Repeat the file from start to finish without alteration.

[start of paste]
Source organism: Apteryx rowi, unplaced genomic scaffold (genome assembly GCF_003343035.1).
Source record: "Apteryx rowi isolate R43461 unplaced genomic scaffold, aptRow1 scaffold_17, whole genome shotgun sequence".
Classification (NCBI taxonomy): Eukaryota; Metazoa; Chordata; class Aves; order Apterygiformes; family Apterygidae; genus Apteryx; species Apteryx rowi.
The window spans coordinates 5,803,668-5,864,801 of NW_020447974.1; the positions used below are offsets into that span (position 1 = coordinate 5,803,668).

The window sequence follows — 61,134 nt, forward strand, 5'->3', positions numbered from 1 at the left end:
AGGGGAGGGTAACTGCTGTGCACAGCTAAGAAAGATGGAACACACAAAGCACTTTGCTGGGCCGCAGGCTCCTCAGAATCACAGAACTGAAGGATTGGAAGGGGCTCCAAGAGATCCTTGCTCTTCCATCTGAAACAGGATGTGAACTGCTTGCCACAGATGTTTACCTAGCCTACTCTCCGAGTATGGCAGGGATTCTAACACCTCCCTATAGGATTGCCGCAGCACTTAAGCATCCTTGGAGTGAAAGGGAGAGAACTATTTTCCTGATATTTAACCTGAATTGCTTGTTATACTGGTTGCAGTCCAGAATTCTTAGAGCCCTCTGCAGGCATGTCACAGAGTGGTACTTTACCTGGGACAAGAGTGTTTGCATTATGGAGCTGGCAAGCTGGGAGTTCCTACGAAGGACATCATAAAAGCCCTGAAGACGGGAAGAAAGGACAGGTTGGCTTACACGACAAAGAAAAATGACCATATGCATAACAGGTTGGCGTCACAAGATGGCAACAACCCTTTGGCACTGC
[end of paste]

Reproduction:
Source organism: Apteryx rowi, unplaced genomic scaffold (genome assembly GCF_003343035.1).
Source record: "Apteryx rowi isolate R43461 unplaced genomic scaffold, aptRow1 scaffold_17, whole genome shotgun sequence".
Classification (NCBI taxonomy): Eukaryota; Metazoa; Chordata; class Aves; order Apterygiformes; family Apterygidae; genus Apteryx; species Apteryx rowi.
The window spans coordinates 5,803,668-5,864,801 of NW_020447974.1; the positions used below are offsets into that span (position 1 = coordinate 5,803,668).

The window sequence follows — 61,134 nt, forward strand, 5'->3', positions numbered from 1 at the left end:
AGGGGAGGGTAACTGCTGTGCACAGCTAAGAAAGATGGAACACACAAAGCACTTTGCTGGGCCGCAGGCTCCTCAGAATCACAGAACTGAAGGATTGGAAGGGGCTCCAAGAGATCCTTGCTCTTCCATCTGAAACAGGATGTGAACTGCTTGCCACAGATGTTTACCTAGCCTACTCTCCGAGTATGGCAGGGATTCTAACACCTCCCTATAGGATTGCCGCAGCACTTAAGCATCCTTGGAGTGAAAGGGAGAGAACTATTTTCCTGATATTTAACCTGAATTGCTTGTTATACTGGTTGCAGTCCAGAATTCTTAGAGCCCTCTGCAGGCATGTCACAGAGTGGTACTTTACCTGGGACAAGAGTGTTTGCATTATGGAGCTGGCAAGCTGGGAGTTCCTACGAAGGACATCATAAAAGCCCTGAAGACGGGAAGAAAGGACAGGTTGGCTTACACGACAAAGAAAAATGACCATATGCATAACAGGTTGGCGTCACAAGATGGCAACAACCCTTTGGCACTGC